By Fred Topel | Image property of Universal Pictures
The Spy Next Door
I was surprised to see The Spy Next Door open with clips of other Jackie Chan movies. I guess it’s an easy way to establish the character’s backstory as a man of action. He’s already provided the best stock footage around. They’ve got Rush Hour, Operation Condor, The Tuxedo and a few others in there. I guess New Line, Disney and Dreamworks were happy for a little extra residuals on their investments.
Review: The Spy Next Door
It kind of fits because this movie is Jackie Chan highlights for kids. They’ll see his standards, climbing walls, flipping over barriers, fighting with various props. They even hearken to a few Police Story and First Strike classics. Some original bits are just adorable, like a little girl on Jackie’s leg.
You may notice a little more editing, a few more shots from behind, a few scenes where Chan is costumed with a mask. So maybe someone’s sharing the burden with him. I say give the guy a break. It’s still Jackie Chan’s moves. I never thought the “doing his own stunts” thing was important. The creativity of the simplest moves was what mattered. You definitely see some single takes of Chan doing the best stuff, and man, he can still move.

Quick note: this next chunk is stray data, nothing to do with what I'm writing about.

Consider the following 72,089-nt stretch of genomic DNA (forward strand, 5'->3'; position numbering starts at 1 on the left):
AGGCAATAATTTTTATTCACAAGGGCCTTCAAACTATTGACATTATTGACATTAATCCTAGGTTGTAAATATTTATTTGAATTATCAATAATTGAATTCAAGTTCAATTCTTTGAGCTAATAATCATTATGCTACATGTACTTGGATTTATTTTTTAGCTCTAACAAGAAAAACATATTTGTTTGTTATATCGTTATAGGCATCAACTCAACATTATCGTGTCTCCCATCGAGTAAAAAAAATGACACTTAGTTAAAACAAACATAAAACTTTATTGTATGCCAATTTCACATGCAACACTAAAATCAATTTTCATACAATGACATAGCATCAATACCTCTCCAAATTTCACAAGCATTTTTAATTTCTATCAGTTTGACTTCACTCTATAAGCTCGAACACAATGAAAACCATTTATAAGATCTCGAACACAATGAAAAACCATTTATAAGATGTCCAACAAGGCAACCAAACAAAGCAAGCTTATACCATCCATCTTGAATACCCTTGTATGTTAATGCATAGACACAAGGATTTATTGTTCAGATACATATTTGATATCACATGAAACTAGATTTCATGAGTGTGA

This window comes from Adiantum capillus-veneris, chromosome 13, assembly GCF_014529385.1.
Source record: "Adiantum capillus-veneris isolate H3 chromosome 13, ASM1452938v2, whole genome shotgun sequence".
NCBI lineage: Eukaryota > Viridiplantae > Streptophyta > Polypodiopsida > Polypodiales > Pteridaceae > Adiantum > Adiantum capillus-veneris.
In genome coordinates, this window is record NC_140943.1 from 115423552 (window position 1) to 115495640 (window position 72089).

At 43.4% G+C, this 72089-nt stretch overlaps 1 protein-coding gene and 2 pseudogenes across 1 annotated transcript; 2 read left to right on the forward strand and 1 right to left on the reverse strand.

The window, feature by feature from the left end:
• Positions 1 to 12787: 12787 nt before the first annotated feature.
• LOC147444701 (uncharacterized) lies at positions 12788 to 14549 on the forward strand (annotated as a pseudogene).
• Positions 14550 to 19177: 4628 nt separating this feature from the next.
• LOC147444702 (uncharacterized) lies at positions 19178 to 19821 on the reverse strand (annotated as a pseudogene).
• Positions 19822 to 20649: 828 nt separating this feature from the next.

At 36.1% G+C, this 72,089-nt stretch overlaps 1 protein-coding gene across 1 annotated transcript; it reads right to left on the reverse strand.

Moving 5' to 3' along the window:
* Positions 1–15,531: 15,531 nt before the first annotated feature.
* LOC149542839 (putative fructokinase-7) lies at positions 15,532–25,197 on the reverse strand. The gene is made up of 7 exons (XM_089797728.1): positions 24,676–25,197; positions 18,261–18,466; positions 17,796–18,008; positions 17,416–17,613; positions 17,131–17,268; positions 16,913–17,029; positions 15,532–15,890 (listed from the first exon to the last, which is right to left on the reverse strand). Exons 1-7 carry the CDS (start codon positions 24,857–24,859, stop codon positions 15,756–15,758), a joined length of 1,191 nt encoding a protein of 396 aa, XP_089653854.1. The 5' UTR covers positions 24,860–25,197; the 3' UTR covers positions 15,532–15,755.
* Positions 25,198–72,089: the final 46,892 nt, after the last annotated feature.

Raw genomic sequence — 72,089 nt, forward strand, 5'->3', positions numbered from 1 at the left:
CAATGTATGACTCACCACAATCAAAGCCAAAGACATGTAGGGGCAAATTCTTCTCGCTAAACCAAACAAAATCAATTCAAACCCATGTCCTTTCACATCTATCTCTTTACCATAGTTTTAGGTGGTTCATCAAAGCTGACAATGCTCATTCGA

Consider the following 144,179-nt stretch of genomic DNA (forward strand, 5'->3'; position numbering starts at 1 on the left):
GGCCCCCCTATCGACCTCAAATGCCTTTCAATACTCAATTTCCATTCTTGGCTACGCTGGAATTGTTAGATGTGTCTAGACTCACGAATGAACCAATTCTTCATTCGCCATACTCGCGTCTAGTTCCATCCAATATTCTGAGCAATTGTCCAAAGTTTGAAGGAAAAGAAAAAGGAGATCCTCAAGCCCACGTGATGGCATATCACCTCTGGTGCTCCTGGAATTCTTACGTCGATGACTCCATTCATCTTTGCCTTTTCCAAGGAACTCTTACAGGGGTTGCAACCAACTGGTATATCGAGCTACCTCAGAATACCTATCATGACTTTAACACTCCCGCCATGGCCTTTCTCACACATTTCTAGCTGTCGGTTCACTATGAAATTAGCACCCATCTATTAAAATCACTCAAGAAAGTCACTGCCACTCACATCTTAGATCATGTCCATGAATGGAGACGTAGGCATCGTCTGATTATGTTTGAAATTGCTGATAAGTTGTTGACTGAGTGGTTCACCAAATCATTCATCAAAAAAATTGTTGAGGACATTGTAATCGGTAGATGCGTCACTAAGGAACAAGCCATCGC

Chan’s art was always designed to be accessible to this audience. He can do the domestic Mr. Mom slapstick. The plot of a Jackie Chan movie has never been important, so the broad strokes here are fine. Harried family scenes establish the formula for the wild children who’ll come around and learn to love their new father figure. Of course a former supermodel plays the single mother of three, because kids should know that that’s what all single mothers look like.
They may be giving kids the real Jackie Chan, but they’re not giving them a real spy world. With George Lopez as the boss and Billy Ray Cyrus as a techie, this ain’t Casino Royale. The gadgets are lame, but hey, they’ve got Spy Kids for that. It serves its purpose here, and the purpose is Jackie Chan.
The film itself may be poorly done. There are some sloppily staged scenes, but what are you looking for? They put up a stage for Jackie Chan to entertain children and they’re not going to see anything better in Harry Potter. These kids are way cuter than Agent Cody Banks anyway.
Most importantly, the film gets what’s special about Jackie. It’s not making him say the N-word or comment on someone’s rack. It’s about performing and he is still awesome. He does a hand plant and a move with the refrigerator that are just awesome. He brings flow to the rigid formula of a generic kids movie, and I’m not too old to love it.